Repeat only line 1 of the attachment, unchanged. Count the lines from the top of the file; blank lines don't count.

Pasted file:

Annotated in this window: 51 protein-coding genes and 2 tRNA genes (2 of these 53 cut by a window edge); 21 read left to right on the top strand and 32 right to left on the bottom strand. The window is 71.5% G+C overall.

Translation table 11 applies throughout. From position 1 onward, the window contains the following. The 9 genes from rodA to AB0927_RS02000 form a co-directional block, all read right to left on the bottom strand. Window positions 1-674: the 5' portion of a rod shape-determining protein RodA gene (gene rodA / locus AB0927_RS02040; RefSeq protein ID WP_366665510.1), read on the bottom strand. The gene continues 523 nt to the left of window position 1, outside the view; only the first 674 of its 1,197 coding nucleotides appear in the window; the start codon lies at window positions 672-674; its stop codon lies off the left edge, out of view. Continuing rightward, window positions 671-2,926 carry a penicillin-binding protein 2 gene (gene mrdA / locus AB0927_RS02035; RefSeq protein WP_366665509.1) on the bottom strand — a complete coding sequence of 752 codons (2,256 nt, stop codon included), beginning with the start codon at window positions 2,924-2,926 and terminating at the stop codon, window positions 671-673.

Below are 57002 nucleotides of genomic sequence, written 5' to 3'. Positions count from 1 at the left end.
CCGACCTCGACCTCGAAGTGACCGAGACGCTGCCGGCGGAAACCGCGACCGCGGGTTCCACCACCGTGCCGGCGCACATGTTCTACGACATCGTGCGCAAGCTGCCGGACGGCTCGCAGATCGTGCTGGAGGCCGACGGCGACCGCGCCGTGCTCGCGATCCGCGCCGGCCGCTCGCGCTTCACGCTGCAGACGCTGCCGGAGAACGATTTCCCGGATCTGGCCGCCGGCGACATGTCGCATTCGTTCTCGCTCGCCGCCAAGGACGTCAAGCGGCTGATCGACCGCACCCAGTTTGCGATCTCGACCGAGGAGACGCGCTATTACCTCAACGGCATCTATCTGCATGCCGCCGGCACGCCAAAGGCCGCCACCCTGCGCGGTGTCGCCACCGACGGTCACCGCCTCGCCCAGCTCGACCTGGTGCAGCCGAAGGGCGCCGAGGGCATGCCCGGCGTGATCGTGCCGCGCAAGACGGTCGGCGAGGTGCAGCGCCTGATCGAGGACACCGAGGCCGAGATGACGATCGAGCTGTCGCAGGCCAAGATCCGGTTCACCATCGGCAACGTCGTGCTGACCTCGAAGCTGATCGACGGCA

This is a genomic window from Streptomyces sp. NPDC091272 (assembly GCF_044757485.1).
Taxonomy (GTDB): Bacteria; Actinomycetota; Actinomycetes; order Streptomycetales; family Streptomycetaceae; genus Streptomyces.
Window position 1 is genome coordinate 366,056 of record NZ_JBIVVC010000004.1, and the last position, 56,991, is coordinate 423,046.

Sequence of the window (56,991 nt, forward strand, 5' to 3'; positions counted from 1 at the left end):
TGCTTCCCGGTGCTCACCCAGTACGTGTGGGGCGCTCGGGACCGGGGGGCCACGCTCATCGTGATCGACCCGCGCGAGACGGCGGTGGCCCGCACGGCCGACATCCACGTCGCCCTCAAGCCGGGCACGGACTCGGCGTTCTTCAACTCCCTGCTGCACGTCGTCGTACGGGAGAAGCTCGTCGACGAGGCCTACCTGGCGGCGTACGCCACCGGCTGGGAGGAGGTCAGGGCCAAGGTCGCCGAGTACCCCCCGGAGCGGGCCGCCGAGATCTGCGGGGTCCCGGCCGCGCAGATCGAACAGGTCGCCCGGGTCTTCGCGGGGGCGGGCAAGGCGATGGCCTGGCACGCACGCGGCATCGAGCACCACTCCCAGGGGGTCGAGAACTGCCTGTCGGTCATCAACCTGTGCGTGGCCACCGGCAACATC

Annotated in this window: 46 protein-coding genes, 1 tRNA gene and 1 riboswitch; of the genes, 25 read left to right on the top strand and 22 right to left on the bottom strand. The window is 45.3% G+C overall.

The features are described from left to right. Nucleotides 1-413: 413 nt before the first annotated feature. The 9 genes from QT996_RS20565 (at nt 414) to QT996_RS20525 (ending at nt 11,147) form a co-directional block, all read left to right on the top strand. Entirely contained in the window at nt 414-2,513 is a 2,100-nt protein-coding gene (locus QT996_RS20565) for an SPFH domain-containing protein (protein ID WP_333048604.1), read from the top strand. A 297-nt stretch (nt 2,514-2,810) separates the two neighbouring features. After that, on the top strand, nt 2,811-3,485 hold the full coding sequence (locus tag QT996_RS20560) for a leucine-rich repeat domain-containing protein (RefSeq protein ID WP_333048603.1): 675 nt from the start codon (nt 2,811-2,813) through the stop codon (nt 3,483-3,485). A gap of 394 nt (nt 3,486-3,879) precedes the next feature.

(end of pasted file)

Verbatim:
Annotated in this window: 51 protein-coding genes and 2 tRNA genes (2 of these 53 cut by a window edge); 21 read left to right on the top strand and 32 right to left on the bottom strand. The window is 71.5% G+C overall.